Asheville City Council deferred a vote on an amendment that would have revised the definition of a kitchen for short-term rentals out of concern that the change would have led to negative impacts on Asheville’s long-term housing availability.
Discussions on whether and how Asheville should regulate short-term lodging in residential neighborhoods will return to City Council on Tuesday, April 25.
Asheville’s housing affordability crisis has received a lot of attention, but solving the problem demands a wide range of solutions. One set of initiatives is looking at ways private real estate investors focused on building smaller, more affordable homes to ease the housing crunch.
“Consider the ‘erosion of the fabric of our neighborhoods’ argument frequently cited to uphold the ban on STRs. Are we talking about borrowing a cup of stevia, sharing limited parking and trading garden flowers? Let’s stop envisaging the Portlandia version of Asheville neighborhoods.”
Disputes over what kinds of residential arrangements should be eligible for the city’s homestay rental program seem likely to get an airing when City Council hears a report on the findings of a task force devoted to that issue at its regular meeting on Dec. 13.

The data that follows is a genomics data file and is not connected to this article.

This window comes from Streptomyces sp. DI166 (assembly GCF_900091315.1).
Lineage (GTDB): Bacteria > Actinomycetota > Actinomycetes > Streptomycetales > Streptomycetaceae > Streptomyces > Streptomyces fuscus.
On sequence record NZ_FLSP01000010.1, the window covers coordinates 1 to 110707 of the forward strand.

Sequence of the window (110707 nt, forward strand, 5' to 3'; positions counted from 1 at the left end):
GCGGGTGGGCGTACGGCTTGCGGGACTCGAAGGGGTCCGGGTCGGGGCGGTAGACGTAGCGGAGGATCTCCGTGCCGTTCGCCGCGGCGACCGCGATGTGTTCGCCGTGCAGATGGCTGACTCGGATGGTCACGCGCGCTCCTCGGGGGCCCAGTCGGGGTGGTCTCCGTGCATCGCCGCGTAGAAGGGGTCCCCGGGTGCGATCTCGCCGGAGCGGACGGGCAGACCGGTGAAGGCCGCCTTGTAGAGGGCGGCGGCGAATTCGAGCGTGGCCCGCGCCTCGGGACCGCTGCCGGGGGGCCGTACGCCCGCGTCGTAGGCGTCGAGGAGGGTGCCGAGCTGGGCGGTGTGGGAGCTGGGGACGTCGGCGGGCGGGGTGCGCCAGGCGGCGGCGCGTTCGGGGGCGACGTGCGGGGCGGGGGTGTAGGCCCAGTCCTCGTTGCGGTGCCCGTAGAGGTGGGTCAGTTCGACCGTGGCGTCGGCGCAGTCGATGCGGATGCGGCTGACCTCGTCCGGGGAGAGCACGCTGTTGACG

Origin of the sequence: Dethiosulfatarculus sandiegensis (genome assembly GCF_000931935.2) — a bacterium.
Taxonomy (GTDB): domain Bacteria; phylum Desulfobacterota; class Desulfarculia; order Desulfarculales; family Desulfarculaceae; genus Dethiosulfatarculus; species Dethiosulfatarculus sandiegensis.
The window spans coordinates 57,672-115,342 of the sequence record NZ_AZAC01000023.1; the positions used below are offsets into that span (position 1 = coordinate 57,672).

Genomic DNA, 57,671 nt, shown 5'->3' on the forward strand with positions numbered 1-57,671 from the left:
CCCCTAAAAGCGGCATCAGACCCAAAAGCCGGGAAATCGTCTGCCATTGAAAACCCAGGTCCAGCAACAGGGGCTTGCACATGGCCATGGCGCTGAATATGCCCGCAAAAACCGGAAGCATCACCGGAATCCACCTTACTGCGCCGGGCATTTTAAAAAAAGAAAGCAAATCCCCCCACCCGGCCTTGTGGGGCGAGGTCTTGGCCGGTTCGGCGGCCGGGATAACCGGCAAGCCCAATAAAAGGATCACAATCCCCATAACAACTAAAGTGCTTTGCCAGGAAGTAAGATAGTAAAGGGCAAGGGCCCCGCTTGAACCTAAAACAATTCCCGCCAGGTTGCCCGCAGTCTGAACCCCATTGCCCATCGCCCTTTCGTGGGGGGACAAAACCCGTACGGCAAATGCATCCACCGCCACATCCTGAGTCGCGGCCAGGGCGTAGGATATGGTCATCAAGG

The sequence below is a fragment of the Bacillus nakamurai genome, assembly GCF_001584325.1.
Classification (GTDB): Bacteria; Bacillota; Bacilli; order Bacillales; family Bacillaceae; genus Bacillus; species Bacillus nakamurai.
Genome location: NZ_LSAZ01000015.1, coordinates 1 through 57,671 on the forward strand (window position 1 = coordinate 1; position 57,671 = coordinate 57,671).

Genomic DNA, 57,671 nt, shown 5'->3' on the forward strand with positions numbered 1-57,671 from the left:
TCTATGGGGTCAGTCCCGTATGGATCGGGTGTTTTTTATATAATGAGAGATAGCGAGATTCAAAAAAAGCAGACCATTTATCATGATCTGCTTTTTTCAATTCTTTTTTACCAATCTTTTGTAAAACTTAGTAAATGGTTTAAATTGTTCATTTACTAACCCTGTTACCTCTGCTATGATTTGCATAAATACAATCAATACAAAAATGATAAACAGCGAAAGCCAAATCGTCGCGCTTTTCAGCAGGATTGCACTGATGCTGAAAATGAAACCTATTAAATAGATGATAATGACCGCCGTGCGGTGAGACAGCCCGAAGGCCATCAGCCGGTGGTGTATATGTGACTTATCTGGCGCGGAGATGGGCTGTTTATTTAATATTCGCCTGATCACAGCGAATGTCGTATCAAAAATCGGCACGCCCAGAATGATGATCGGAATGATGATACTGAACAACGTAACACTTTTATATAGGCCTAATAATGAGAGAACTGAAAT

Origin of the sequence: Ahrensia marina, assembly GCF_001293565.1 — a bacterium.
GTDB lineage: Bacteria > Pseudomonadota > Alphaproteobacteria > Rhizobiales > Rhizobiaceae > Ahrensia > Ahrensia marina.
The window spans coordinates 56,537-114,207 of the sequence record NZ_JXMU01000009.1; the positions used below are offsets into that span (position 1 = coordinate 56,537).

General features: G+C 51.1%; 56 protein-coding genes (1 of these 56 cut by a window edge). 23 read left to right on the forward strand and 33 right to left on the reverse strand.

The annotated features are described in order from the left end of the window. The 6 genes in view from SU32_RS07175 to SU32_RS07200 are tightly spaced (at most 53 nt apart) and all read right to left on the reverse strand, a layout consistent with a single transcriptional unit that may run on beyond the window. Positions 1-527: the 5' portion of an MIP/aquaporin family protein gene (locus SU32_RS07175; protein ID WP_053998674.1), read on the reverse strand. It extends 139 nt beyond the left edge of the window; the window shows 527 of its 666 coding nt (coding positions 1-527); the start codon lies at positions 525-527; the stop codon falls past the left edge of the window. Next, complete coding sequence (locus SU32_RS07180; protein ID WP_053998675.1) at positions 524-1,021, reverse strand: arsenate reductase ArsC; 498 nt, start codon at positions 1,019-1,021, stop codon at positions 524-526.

City Council approved four rezoning requests at its regular meeting on June 28, including a 272-unit apartment complex on Mills Gap Road that generated considerable public opposition when it was first proposed. Developer Rusty Pulliam appeared to have won over many members of the community by adding traffic mitigation measures at the intersection of Mills Gap and Sweeten Creek roads, delaying construction until 2018 and by committing 15 percent of the units as affordable housing for 15 years.
“We believe the city of Asheville should be run first and foremost for the majority of the citizens who live here. We should encourage tourism, but not at the expense of those who live and work here.”
“Neighborhoods with character, walkable to city centers — parks and playgrounds, and of the size families need — will no longer be neighborhoods inclusive of families.”